Later, over dinner, I casually opened the book I’d grabbed from the small pile that always magically accumulates around me during these events, and began reading. About an hour later I finished the final pages of that book, which turned out to be Nuncio and the Gypsy Girl in the Gilded Age. As I chewed the final, chilly bites of my dinner, I decided then and there that I had to introduce this richly imagined story—which mixes a socially conscious romance with liberal amounts of magical realism and historical figures and events—to TMR’s readers.
This first half of my conversation with author Kristin Alexandre addresses a surprising number of subjects. In this wide-ranging interview she reveals the secret origin of the Nuncio project, how the history of her hometown influenced the work from the very beginning, and contemplates the forgotten importance of the horse in the days before the automobile forever changed the very shape of the American landscape, among other topics.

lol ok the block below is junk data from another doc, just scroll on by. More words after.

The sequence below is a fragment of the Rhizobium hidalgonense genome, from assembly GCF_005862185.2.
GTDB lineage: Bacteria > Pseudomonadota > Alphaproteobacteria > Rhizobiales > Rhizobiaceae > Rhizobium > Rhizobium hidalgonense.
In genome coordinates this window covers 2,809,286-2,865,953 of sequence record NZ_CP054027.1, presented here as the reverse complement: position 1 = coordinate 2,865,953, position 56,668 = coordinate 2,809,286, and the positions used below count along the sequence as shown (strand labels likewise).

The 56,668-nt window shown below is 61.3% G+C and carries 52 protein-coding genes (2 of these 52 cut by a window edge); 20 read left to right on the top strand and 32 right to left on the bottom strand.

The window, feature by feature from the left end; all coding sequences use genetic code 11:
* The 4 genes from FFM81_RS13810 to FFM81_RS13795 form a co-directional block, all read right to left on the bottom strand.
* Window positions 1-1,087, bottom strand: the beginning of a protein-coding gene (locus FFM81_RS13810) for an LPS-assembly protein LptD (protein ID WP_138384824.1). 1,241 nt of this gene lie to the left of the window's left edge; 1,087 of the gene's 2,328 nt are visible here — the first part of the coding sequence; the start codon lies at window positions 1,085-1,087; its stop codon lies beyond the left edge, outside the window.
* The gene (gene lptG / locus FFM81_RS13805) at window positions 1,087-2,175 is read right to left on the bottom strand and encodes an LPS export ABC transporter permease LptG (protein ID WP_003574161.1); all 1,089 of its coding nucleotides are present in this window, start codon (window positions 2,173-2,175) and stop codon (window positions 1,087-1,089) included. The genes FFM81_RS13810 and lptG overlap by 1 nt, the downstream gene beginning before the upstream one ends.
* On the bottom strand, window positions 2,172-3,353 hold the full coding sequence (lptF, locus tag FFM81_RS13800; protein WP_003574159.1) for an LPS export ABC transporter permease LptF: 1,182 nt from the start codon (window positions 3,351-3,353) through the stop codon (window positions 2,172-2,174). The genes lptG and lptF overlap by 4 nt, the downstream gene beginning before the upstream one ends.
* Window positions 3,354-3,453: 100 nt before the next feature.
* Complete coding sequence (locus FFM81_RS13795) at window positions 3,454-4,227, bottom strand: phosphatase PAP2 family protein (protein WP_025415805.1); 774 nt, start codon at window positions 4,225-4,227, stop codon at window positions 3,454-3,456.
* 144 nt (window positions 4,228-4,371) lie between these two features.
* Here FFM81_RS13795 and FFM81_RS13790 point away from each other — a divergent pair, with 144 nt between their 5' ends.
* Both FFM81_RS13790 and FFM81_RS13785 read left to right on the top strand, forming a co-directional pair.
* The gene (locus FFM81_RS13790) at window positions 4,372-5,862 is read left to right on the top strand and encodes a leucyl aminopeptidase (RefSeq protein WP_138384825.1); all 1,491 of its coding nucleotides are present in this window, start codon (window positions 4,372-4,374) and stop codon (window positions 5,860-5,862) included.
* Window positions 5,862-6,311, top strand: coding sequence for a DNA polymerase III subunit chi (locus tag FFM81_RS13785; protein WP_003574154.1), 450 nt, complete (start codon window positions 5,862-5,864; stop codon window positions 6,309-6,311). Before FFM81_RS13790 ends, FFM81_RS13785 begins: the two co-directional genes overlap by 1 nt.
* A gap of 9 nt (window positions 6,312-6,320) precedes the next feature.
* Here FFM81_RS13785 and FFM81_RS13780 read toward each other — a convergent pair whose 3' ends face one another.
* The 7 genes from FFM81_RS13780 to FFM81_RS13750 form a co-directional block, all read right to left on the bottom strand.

So who is Nuncio, and what’s his connection to this gypsy girl?
Nuncio is an African Grey parrot who is the narrator of this story. And Nuncio basically speaks to you, the reader, and shares his rather lofty opinions of the story itself.
And what was the inspiration for the story?
The story itself is a love story between the gypsy girl, Neci, and Ezra, the object of her affections.